We have set up a new public Jenkins CI
server for use with our open source projects. This server
currently runs the Stack
integration tests, and deploys to ci.haskell-lang.org and
ci.stackage.org every time a commit
is pushed to the
master branch of their respective
In the future, we also intend to set up Jenkins to run the Stack
integration tests on all supported platforms (rather than only
Linux) using additional Jenkins workers, and get it to run them for
pull requests as well.
While we use Travis CI,
there are a couple of ways it does not meet our needs that Jenkins
helps us with:
For long builds, we hit the 50 minute job timeout. While a
standard series of tests should not exceed this amount of time, we
also want to run more exhaustive integration tests which sometimes
take longer. We can let Travis run the standard tests on PRs, and
then periodically run the more extensive tests on Jenkins.
Some projects need to build Docker images. While Travis does support this, it
means enabling the "standard" (non container-based) environment for
jobs, which in turn does not support caching builds for public
projects. For Haskell projects in particular, working without a
cache means very long build times.
Projects also need to push Docker images to a registry and
deploy them to a Kubernetes
cluster. This requires exposing credentials to builds, which is
impossible to secure when building code that uses TemplateHaskell,
which allows running arbitrary code during the build.
For these projects, we continue to use Travis for quick feedback
on PRs, but let Jenkins take care of the integration tests and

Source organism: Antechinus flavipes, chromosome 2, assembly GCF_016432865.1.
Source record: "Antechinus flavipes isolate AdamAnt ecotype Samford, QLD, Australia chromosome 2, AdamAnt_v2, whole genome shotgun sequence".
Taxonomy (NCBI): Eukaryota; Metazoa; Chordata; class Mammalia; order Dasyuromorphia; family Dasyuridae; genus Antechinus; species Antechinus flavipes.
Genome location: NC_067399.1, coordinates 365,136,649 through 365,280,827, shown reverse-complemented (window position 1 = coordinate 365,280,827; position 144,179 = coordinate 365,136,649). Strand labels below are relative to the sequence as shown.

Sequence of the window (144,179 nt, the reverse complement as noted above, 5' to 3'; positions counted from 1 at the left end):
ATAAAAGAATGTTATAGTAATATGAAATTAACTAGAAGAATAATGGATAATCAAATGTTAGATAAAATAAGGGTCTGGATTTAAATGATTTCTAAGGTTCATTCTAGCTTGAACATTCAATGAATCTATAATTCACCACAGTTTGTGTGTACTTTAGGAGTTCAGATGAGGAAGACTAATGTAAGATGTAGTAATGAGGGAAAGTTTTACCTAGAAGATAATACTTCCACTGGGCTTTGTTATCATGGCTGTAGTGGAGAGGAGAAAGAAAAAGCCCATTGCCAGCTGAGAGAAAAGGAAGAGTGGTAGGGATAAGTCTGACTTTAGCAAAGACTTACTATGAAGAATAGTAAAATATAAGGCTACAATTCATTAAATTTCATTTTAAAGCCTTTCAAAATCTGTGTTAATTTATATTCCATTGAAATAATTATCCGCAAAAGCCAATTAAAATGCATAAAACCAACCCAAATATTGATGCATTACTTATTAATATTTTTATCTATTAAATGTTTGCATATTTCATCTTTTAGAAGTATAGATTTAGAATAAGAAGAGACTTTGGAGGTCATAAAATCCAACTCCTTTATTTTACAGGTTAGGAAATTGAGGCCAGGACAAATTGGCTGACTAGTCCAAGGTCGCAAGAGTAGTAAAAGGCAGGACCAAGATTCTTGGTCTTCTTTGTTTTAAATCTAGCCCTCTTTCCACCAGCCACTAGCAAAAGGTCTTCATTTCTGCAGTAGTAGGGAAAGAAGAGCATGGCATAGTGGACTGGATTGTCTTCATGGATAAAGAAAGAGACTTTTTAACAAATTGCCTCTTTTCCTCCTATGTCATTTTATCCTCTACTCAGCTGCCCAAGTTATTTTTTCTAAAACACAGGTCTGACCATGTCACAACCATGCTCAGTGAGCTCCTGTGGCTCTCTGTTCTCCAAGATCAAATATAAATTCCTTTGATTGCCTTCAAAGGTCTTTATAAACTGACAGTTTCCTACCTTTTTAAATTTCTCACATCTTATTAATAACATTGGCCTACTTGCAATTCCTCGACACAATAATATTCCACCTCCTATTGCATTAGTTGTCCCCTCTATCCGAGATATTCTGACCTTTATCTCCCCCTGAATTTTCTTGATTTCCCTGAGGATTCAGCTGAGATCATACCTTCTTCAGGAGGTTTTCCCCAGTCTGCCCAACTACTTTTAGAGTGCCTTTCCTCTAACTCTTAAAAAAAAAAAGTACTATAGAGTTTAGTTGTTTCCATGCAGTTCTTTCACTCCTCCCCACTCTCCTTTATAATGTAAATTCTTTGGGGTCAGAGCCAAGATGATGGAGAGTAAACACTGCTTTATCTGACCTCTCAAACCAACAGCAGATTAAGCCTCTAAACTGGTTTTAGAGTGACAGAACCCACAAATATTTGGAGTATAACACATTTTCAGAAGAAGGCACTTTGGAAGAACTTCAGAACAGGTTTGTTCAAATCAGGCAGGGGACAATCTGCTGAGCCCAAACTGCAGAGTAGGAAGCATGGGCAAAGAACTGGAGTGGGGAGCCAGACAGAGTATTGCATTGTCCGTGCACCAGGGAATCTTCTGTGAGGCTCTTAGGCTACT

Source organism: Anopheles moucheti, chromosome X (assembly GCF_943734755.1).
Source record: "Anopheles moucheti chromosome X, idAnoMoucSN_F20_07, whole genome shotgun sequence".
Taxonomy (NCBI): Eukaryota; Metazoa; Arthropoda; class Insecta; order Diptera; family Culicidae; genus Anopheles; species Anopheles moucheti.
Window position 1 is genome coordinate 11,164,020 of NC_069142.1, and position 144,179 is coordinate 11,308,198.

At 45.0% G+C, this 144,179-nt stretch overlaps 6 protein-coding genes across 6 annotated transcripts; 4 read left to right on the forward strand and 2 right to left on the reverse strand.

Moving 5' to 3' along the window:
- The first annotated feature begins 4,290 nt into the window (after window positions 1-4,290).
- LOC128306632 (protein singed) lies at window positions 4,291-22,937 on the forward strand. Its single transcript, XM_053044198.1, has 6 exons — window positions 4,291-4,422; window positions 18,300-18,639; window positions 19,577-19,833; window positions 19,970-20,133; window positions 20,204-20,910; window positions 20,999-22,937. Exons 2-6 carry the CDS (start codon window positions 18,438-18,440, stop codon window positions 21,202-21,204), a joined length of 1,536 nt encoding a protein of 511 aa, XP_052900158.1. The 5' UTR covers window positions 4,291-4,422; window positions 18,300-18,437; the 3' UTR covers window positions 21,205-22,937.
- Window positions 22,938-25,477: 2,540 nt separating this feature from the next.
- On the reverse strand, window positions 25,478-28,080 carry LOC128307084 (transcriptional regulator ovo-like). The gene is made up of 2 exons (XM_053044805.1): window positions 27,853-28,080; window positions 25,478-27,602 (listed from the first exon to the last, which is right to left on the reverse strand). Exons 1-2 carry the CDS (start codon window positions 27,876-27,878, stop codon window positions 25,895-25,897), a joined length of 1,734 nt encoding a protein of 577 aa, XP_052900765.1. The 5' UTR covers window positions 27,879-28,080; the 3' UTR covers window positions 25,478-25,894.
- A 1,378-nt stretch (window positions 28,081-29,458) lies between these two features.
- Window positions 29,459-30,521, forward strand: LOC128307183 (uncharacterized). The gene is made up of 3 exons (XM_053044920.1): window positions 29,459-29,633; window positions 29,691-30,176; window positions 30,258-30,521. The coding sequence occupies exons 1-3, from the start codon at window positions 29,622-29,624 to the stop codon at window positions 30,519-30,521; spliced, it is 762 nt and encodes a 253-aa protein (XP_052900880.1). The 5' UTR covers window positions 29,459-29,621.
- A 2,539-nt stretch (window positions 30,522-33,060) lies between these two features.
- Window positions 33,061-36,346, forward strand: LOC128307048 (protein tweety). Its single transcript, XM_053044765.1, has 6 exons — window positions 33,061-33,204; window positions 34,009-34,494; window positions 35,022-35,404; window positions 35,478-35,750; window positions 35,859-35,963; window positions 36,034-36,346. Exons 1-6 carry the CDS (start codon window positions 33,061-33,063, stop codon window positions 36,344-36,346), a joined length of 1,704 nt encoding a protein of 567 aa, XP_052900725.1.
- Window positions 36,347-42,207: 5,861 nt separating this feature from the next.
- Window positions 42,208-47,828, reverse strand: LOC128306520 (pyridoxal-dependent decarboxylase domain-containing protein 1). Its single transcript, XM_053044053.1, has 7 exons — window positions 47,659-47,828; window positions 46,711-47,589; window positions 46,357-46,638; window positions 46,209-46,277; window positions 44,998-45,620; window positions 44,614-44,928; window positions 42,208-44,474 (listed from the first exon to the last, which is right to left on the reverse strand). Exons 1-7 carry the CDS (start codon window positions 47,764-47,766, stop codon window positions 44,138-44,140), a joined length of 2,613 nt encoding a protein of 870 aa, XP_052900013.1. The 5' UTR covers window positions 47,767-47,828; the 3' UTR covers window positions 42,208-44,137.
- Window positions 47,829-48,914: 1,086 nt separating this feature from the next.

deployments where we need more control over resource limitations
and isolation of different build phases.
We run all the builds and tests on ephemeral, isolated Jenkins
workers using the Docker
plugin. These workers do not have access to any credentials, so
there is no risk of credentials "leaking" into build logs or
otherwise being accessed inappropriately.
For projects that need auto-deployment, the isolated
build job stages the assets to be deployed, and then a
separate deploy job is triggered if the build is successful.
The deploy job runs on the Jenkins master which has access to
required credentials, but it does not check out the project's
source code from Github or run anything developer-provided. It only
copies the built artifacts from the upstream job, builds and pushes
a Docker image, and then updates a Kubernetes
Deployment with the new image. Our public Jenkins server does
not ever see any credentials for proprietary repos or
mission-critical infrastructure, so even if security is breached it
will have no effect beyond the CI system itself.
For production deployments of open source applications, we have
a separate private Jenkins server that builds from the
prod branch of the Git repositories, and deploys to a
separate cluster. We ensure that the
prod branch is
protected so that only project administrators can trigger a
We avoid using too many Jenkins-specific features. Essentially,
we use Jenkins to perform triggering, notification and provide the
build environment, but don't use Jenkins plugins to build Docker
images or perform deployments. The Jenkins Docker plugin
could commit an image after building and testing the code,
but then we would have large images containing the whole build
environment rather than minimal images containing only the
application to deploy. We prefer instead to leave it to our own
custom tooling that we can tailor to our needs and which can be run
in many different environments so that we are not locked into
Jenkins. A developer with access to the right credentials could, if
necessary, perform the process easily from their own workstation by
running the same build and
deploy scripts as the Jenkins jobs run.
The Jenkins servers themselves run on EC2, with all cloud
infrastructure managed using Hashicorp's Terraform, and the instances managed
using Red Hat's Ansible. The
Kubernetes cluster is set up using CoreOS's kube-aws
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